If you've been hiding under a rock for the past day or so, then you won't know that Kobe has been declared out for the playoffs, likely not to return until next season with an achilles tendon rupture. Kobe had battled through various injuries to play 48 minutes a game throughout the final contests of the season. It's been determined that the injury might not have anything to do with the extended minutes Kobe got, but that doesn't remove the sour taste in Lakers fans' mouths for Mike D'Antoni.
Nevertheless, it was thought, as of yesterday, that the injury wasn't just a rupture, but a tear, and that Kobe would be out for an entire year. That might have destroyed any hope of the Lakers' 2013-2014 campaign, and Kobe's ever-shortening career span along with it.
Obviously, the effect of Kobe's injury will be huge among Lakers fans who have followed him since the late 90s. The impact will be felt throughout the league as well, with opposing arenas chalk full of Kobe fans and a generation of kids who followed one of the greatest players to ever play the game.
Both of SB Nation's Laker Blogs, Lakers Nation and Silver Screen and Roll, wrote their own reactions to the injury. Their responses were on opposite ends of the spectrum, as you'll see.
"Often times I find myself torn with this job. I grew up watching the Lakers, rooting for the Lakers. Unlike most of the beat reporters I was never assigned this team – I chose them. But over the course of covering the day to day tendencies and activities of a franchise, you become jaded. Numb. Desensitized. I often feel like Alex inA Clockwork Orange, forced to stare at a screen for hours upon end, relaying the same message over and over.
"Nothing the Lakers did this season worked. They compiled an All-Star roster of starting talent, only to see every single one of their starters pick up a major injury over the course of the season. They changed coaches and kept right on sucking. Dwight Howard was brought in to inherit the franchise, and I'm still not 100% sure I even want the Lakers to re-sign him.Steve Nash was brought here for pennies on the dollar and, through no fault of his own, may not have been worth the pennies. And just when you thought the season couldn't get any worse, Dr. Buss was taken from us, too. The Los Angeles Lakers are one of the best, most successful, most storied, and most blessed franchises in the history of the NBA. For sixty plus years, they have reigned over the NBA with the kind of luck and good fortune that would be rightfully described as the mandate of heaven. It shouldn't be possible to reverse all that good karma, to even out all the good with equivalent bad luck and misfortune in one season. And yet, if that hasn't been achieved, it has not been for lack of trying. This season was 60 years of accumulated bad luck being paid back in six months.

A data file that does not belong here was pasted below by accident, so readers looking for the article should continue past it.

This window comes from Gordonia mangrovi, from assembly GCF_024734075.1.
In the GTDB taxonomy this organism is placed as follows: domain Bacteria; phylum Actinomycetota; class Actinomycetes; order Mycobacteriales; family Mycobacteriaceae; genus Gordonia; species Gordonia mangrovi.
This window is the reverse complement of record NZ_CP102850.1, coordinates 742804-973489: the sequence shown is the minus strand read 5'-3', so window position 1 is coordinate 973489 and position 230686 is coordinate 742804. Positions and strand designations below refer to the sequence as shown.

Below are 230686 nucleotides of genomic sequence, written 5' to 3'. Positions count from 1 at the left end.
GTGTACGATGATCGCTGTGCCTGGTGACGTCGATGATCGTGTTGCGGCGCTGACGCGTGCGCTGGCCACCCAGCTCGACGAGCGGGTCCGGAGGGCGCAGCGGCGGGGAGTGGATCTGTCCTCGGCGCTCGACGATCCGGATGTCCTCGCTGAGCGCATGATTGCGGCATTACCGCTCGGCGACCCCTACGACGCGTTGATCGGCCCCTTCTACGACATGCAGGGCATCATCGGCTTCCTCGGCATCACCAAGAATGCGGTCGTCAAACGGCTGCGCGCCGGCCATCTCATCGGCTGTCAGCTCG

What I do know is that no basketball cause is worth what happened to Kobe Bryant, and this cause wasn't worth much at all."
Be sure to go to the respective sites and read the full articles. But the dichotomy they present is very interesting. C.A. Clark is devastated by the injury, feeling like Kobe sacrificed his body for a failed experiment. Daniel Buege remains more optimistic, hoping that Kobe can return in time for next season and thinking that he won't call it quits so soon.
Other Laker fans used the Kobe injury as an excuse to vent their frustration with the organization in general. From the SSR Comments:
"If Dwight Howard signs an extension this summer, great, he'd better work his *** off for as long as he's here.